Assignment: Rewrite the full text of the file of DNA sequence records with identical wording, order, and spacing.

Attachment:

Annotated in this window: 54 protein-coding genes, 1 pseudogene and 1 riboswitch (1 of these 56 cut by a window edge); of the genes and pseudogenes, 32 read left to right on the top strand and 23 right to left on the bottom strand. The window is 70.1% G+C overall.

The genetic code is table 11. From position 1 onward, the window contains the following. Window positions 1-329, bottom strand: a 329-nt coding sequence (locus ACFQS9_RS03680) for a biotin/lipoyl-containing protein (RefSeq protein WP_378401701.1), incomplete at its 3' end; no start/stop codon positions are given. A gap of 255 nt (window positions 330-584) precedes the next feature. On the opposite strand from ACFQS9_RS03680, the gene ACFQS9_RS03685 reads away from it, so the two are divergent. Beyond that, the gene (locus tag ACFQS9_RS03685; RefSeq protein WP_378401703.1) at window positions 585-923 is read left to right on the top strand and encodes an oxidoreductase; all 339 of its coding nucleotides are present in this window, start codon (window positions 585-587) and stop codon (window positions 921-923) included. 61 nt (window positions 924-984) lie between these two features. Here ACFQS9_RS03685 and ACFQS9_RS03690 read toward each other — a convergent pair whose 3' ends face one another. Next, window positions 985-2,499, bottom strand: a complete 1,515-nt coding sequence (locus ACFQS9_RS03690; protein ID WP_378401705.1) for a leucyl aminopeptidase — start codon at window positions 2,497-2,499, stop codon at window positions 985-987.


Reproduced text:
Annotated in this window: 54 protein-coding genes, 1 pseudogene and 1 riboswitch (1 of these 56 cut by a window edge); of the genes and pseudogenes, 32 read left to right on the top strand and 23 right to left on the bottom strand. The window is 70.1% G+C overall.

The genetic code is table 11. From position 1 onward, the window contains the following. Window positions 1-329, bottom strand: a 329-nt coding sequence (locus ACFQS9_RS03680) for a biotin/lipoyl-containing protein (RefSeq protein WP_378401701.1), incomplete at its 3' end; no start/stop codon positions are given. A gap of 255 nt (window positions 330-584) precedes the next feature. On the opposite strand from ACFQS9_RS03680, the gene ACFQS9_RS03685 reads away from it, so the two are divergent. Beyond that, the gene (locus tag ACFQS9_RS03685; RefSeq protein WP_378401703.1) at window positions 585-923 is read left to right on the top strand and encodes an oxidoreductase; all 339 of its coding nucleotides are present in this window, start codon (window positions 585-587) and stop codon (window positions 921-923) included. 61 nt (window positions 924-984) lie between these two features. Here ACFQS9_RS03685 and ACFQS9_RS03690 read toward each other — a convergent pair whose 3' ends face one another. Next, window positions 985-2,499, bottom strand: a complete 1,515-nt coding sequence (locus ACFQS9_RS03690; protein ID WP_378401705.1) for a leucyl aminopeptidase — start codon at window positions 2,497-2,499, stop codon at window positions 985-987.